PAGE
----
Solution 1:

Tip: use a calculator.

Divide both sides by \(2\) in the first inequality to solve for \(x\):\[\begin{align} 2x&<11\\

x&<5.5\\ \end{align}\]Similarly, divide both sides by \(7\) in the second inequality to solve for \(x\):

\[\begin{align} 7x&>29\\

x&>4.14, \end{align}\]where we have rounded the result to the nearest hundredth.

The only integer greater than \(4.14\) and smaller than \(5.5\) is \(5\).

Solution 2:

Tip: Plug and check.

(A) If \(x=2\):\(\begin{array}{c c c c r} 2x &<& 11 &\quad & \text{and} &\quad & 7x>29\\ 2\cdot 2&<&11&\quad & &\quad & 7\cdot 2>29\\ 4&<&11&\quad &&\quad &14>29\\ \end{array}\)

The second inequality is not satisfied. Eliminate (A).

(B) If \(x=3\):

\(\begin{array}{c c c c r} 2x &<& 11&\quad & \text{and} &\quad & 7x>29\\ 2\cdot 3&<& 11 &\quad & &\quad & 7\cdot 3>29\\ 6&<&11 &\quad &&\quad &21>29 \end{array}\)

The second inequality is not satisfied. Eliminate (B).

(C) If \(x=4\):

\(\begin{array}{c c c c r} 2x &<& 11&\quad & \text{and} &\quad & 7x>29\\ 2\cdot 4&<& 11 &\quad & &\quad & 7 \cdot 4>29\\ 8&<&11 &\quad &&\quad &28>29 \end{array}\)

The second inequality is not satisfied. Eliminate (C).

(D) If \(x=5\):

\(\begin{array}{c c c c r} 2x &<& 11&\quad & \text{and} &\quad & 7x>29\\ 2 \cdot 5&<& 11 &\quad & &\quad & 7\cdot 5>29\\ 30&<&11 &\quad &&\quad &35>29 \end{array}\)

Both inequalities are satisfied. This is the correct answer.

(E) If \(x=6\):

\(2x<11\) means that \(2(6)<12,\) or that \(12<12,\) which is false. Eliminate (E).

Incorrect Choices:

(A),(B),(C), and(E)

See Solution 2 for how to eliminate these choices by plugging and checking.

Let \(m\) be a number such that \(20<m<40\), and let \(n\) be a number such that \(50<n<80\). Which of the following represents all possible values of \(m-n\)?

(A) \(\ \ -60 < m-n < -40\)

(B) \(\ \ -60 < m-n < -10\)

(C) \(\ \ -30< m-n < -40\)

(D) \(\ \ -30< m-n < 40\)

(E) \(\ \ -10 < m-n < 60\)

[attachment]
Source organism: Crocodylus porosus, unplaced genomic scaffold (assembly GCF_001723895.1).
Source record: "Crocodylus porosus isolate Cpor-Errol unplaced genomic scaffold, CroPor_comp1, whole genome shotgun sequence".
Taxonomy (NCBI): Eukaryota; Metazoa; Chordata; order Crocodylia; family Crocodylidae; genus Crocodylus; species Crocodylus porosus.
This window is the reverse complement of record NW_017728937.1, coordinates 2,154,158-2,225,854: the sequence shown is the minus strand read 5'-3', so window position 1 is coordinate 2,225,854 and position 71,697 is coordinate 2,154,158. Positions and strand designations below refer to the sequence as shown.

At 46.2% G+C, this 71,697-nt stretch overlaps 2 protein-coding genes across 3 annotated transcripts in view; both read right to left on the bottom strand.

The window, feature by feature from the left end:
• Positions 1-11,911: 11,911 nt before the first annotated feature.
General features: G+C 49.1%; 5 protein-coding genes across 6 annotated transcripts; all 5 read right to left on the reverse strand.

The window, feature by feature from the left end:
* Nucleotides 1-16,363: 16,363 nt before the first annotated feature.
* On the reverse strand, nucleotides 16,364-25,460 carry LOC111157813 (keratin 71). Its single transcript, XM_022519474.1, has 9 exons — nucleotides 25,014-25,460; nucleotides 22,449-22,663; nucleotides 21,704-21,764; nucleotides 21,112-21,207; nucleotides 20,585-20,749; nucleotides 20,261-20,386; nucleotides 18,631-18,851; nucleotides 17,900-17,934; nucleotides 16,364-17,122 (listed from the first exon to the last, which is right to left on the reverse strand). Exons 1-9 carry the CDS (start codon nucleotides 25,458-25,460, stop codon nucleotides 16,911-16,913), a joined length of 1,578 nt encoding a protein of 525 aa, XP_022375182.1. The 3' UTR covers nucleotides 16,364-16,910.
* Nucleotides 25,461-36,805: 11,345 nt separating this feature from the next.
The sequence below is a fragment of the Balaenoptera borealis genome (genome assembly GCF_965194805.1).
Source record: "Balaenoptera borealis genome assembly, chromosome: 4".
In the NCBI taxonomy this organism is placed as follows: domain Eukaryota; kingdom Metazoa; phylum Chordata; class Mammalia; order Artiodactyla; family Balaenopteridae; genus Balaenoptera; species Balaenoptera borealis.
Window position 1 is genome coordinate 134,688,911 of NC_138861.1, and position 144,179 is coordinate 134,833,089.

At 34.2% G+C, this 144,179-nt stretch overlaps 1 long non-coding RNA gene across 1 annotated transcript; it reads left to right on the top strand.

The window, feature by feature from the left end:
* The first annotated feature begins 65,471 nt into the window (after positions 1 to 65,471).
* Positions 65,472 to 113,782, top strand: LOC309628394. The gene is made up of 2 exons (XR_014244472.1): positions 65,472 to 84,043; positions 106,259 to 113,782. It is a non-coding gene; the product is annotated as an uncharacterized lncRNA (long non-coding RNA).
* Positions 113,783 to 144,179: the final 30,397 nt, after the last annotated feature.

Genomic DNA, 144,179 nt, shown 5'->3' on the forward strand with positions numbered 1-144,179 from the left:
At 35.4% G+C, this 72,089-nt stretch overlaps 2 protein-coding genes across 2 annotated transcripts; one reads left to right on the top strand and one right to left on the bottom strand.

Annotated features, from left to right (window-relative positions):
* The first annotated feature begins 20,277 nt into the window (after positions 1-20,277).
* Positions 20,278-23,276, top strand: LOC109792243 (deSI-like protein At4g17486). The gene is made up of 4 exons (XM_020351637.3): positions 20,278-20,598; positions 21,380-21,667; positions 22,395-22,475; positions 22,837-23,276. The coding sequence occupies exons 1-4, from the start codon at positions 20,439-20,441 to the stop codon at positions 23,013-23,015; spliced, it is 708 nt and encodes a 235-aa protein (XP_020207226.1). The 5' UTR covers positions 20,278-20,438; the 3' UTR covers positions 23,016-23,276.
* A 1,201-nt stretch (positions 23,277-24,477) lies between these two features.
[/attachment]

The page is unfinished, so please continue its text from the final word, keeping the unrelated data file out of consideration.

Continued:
Correct Answer: B

Solution 1:\(m-n\) will be largest if \(m\) is largest and \(n\) is smallest. \(m-n\) cannot be more than \(40-50=-10\).

\(m-n\) will be smallest if \(m\) is smallest and \(n\) is largest. \(m-n\) cannot be less than \(20-80=-60\).

Therefore, \(-60<m<-10\).

Solution 2:

Tip: Plug and check.

Tip: Look for a counter-example.

This can be time-consuming because we are just guessing. Points near the end-points of intervals tend to yield contradictions, so we try those first. Here, we present a counter-example for each wrong choice.(A) If \(m=39\) and \(n=51\), then \(m-n=39-51=-12,\) which is not in the range \(-60 < m-n < -40\). Eliminate (A).

(C) If \(m=39\) and \(n=51\), then \(m-n=39-51=-12,\) which is not in the range \(-30< m-n < -40\). Eliminate (C).

(D) If \(m=21\) and \(n=79\), then \(m-n=21-79=-58,\) which is not in the range \(-30 < m-n < 40\). Eliminate (D).

(E) If \(m=19\) and \(n=49\), then \(m-n=19-49=-30,\) which is not in the range \(-10 < m-n < 60\). Eliminate (E).We couldn't find a counter-example for choice (B). Therefore, it is the correct answer.

Incorrect Choices:

(A),(C),(D), and(E)

Solution 2 offers a counter-example for each of these wrong choices.

## Review

If you thought these examples difficult and you need to review the material, these links will help:

- Linear Inequalities
- Numerical Inequalities
- Finding Solutions to Linear Inequalities
- One-Step Linear Inequalities
- Inequalities Solution Set
- Two-Sided Linear Inequalities
- Absolute Value Inequalities
- Rules of Exponents

\( a^m \times a^n = a^{ m + n } \), \( a^n / a^m = a^ { n - m }\ldots\) - SAT Reasoning Skills
- SAT Number Line
- SAT Absolute Value
- SAT Exponents

## SAT Tips for Inequalities

- Multiplying (or dividing) both sides of an inequality by a negative number reverses its sign.
- Know the properties of numbers between \(0\) and \(1\).
- Plug and check.
- Look for a counter-example.
- SAT General Tips

**Cite as:**SAT Inequalities.

*Brilliant.org*. Retrieved from https://brilliant.org/wiki/sat-inequalities/